Following the FTX meltdown, the US agreed to begin experimenting with a CBDC (central bank digital currencies) digital dollar over the following 12 weeks. On November 15, the Regulated Liability Network (RLN), a proof-of-concept digital currency platform, was made public by the Federal Reserve Bank of New York’s Innovation Center (New York Fed), or NYIC.
According to the New York Fed, the initiative would investigate the viability of a shared multi-entity distributed ledger on a regulated liability network that operated as an interoperable network of central bank wholesale digital money and commercial bank digital money. It will engage central banks, commercial banks, and regulated non-banks to enhance financial settlements.
As part of the pilot, massive financial institutions, including BNY Mellon, Citi, HSBC, Mastercard, PNC Bank, TD Bank, Truist, U.S. Bank, and Wells Fargo, will issue tokens and settle transactions using simulated central bank reserves to represent US Dollar via a shared multi-entity distributed ledger. The technology for the pilot initiative, which will be used in a test environment, is being provided by SETL and Digital Asset.
According to the group, the initiative would have a regulatory framework that is in line with current laws requiring know-your-customer (KYC) and anti-money laundering measures. The viability of expanding the platform to include additional digital assets like stablecoins will also be investigated.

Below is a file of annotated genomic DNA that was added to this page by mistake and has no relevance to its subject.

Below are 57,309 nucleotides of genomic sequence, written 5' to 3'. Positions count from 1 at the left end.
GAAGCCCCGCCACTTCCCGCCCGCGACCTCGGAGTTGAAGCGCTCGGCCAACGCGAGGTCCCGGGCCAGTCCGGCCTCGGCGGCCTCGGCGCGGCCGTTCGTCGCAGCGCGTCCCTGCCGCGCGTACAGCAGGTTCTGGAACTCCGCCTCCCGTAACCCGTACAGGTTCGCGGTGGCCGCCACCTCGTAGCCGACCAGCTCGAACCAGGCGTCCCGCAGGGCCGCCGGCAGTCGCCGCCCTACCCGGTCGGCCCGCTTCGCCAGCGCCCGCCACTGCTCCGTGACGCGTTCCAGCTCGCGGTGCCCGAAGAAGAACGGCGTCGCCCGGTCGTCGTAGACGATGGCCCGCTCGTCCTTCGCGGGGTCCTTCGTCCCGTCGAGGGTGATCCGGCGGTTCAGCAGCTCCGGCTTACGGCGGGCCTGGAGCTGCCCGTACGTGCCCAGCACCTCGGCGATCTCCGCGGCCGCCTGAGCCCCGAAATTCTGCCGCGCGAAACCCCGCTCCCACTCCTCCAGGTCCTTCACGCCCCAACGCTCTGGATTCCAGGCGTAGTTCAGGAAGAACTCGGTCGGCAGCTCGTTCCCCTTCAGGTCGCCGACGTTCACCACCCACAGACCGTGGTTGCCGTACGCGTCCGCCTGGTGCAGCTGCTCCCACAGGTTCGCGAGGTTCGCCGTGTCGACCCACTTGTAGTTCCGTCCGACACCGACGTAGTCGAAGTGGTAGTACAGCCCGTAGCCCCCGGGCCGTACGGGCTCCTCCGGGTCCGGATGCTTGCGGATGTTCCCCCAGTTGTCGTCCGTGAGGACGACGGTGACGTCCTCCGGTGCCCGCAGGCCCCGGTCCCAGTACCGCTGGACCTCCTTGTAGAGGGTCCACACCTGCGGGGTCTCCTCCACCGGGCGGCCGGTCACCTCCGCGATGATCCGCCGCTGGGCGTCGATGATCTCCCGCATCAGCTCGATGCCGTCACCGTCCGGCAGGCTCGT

Following the completion of the study, the group says it will disclose the results of the pilot program, but participants are not compelled to engage in future endeavors.
Michelle Neal, head of the New York Fed’s market department, stated earlier this month that the central bank saw promise in adopting a digital dollar to shorten settlement times in currency markets. Banking authorities have long been interested in CBDCs, which similar to stablecoins, are digital representations of a state’s fiat currency that are paired 1:1 with a particular fiat currency. But, while stablecoins produced by central banks might aid in the fight against fraud, they ultimately maintain the centralized structure of FIAT currency and plainly include a mass monitoring component.
It is unclear what kind of regulatory structure the US would adopt for cryptocurrencies, especially given that the collapse of FTX appears to have set the tone for a complete prohibition. Even though the EU and UK are also investigating CBDCs, at least their legislative initiatives seem to be in favor of crypto assets. Meanwhile, China has made progress in this direction by testing the digital yuan since April in numerous regions, and the currency is even available to WeChat users. Recently, it has added four provinces to its list of CBDC testing regions. In September, Australia announced a pilot project for a digital dollar based on Quorum, an enterprise-grade, private variant of Ethereum. Last month, the Reserve Bank of India (RBI) announced a pilot of its version of CBDC.
The NYIC pilot initiative was introduced shortly after the center released research on its wholesale central bank digital currency initiative on November 4. Project Cedar, the first stage of the CBDC experiment, investigated foreign exchange spot trades to see if a blockchain solution might speed up, lower the cost of, and provide easier access to cross-border wholesale payments.
In a related development, on November 10, the New York Fed and the Monetary Authority of Singapore (MAS) launched a collaborative experiment to see how wholesale CBDCs could simplify multi-currency cross-border payments.